ANITIX87
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IAS, GS, And TAS Relation

Sat Jun 16, 2007 8:26 am

Hello, all.

I've been playing x-plane a lot, and I have an odd question.

Right now, for example, I am flying LGA-SXM. My Indicated Air Speed is 297 knots. There is a 21 knot wind at 170, and yet my ground speed is 461 knots. My TAS, which I don't know what it stands for, is 482 knots.

How are GS and TAS related to IAS and how are they calculated? I always thought GS was the sum (or, in this case, with a head-wind, the difference) of IAS and wind speed, but apparently that's wrong.

On a related note, if my IAS is 297 at 33000 feet, why is my Mach number .82, where as at sea level at the same IAS, the Mach number would be much less? I understand it has to do with air pressure and temperature and the like, but I'm confused as to WHY all that makes a difference.

Thanks!

TIS
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RE: IAS, GS, And TAS Relation

Sat Jun 16, 2007 9:38 am

True airspeed (TAS) is your actual speed relative to the air.

Ground speed is TAS plus tailwind, so in your example you seem to be flying 170 directly into that 21 knot wind (or that 21 knots is the headwind component, not the total wind).

The problem is, it isn't that easy to actually calculate the TAS by measuring atmospheric qualities on the airplane, so they display Indicated Airspeed (IAS), which is a relationship between the total pressure and static pressure. You can read about the relationship between different types of airspeeds in introductory aeronautics books by people like Anderson or Shevell, or even Wikipedia (although I haven't read that article so have no idea how accurate it is, but assume really gross errors would have been corrected by now), or if you prefer a lot of equations without much explanation, maybe this site will be interesting for you.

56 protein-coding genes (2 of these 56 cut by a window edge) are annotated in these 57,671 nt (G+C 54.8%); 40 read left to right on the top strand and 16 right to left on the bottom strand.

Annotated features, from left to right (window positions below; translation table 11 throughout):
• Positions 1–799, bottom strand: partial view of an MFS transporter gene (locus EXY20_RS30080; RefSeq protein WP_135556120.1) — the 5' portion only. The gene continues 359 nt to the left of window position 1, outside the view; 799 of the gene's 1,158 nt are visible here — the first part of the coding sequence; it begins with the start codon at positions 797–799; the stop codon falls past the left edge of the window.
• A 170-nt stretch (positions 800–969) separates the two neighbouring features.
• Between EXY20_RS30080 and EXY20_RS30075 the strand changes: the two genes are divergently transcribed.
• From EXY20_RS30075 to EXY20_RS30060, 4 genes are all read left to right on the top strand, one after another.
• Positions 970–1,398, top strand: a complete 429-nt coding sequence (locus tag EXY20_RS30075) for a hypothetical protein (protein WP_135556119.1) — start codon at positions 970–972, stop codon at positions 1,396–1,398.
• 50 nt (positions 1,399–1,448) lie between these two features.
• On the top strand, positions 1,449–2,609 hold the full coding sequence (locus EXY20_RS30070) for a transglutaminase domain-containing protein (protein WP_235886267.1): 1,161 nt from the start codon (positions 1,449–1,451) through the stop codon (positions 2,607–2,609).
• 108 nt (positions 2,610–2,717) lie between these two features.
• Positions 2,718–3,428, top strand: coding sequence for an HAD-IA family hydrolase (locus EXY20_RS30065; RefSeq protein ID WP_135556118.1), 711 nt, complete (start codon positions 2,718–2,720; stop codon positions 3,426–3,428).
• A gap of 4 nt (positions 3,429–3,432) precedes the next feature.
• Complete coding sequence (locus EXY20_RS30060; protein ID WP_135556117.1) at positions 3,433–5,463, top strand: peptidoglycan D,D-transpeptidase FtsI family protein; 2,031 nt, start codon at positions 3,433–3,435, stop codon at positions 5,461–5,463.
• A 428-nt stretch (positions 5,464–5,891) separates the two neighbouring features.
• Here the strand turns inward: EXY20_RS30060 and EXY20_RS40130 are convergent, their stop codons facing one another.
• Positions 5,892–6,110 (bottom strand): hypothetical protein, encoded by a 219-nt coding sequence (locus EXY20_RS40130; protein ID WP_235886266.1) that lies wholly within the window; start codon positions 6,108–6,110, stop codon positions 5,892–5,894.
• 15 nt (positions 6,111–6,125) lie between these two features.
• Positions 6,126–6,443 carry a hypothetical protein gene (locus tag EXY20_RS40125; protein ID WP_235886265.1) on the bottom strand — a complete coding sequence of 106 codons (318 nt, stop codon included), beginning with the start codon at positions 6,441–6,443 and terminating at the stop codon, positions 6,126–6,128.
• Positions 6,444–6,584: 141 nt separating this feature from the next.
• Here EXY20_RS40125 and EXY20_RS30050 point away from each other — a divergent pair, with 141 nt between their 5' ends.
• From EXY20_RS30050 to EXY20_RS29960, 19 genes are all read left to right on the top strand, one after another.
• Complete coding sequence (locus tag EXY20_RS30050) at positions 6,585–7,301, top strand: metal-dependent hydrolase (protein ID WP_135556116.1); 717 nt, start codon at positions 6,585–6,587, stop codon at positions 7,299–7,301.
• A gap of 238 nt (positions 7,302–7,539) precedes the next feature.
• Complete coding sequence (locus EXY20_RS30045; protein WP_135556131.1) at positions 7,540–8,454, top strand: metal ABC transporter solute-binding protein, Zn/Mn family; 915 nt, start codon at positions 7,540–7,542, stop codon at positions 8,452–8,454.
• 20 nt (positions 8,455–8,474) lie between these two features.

Quoting ANITIX87 (Thread starter):
On a related note, if my IAS is 297 at 33000 feet, why is my Mach number .82, where as at sea level at the same IAS, the Mach number would be much less?

Two reasons:

1. At sea level for an IAS of 297 you would have a much lower TAS.
2. At sea level the speed of sound is much higher, so even at the same TAS you would have a lower Mach number -- the speed of sound is proportional to the square root of temperature, and temperature drops linearly from sea level to around 36000 feet.
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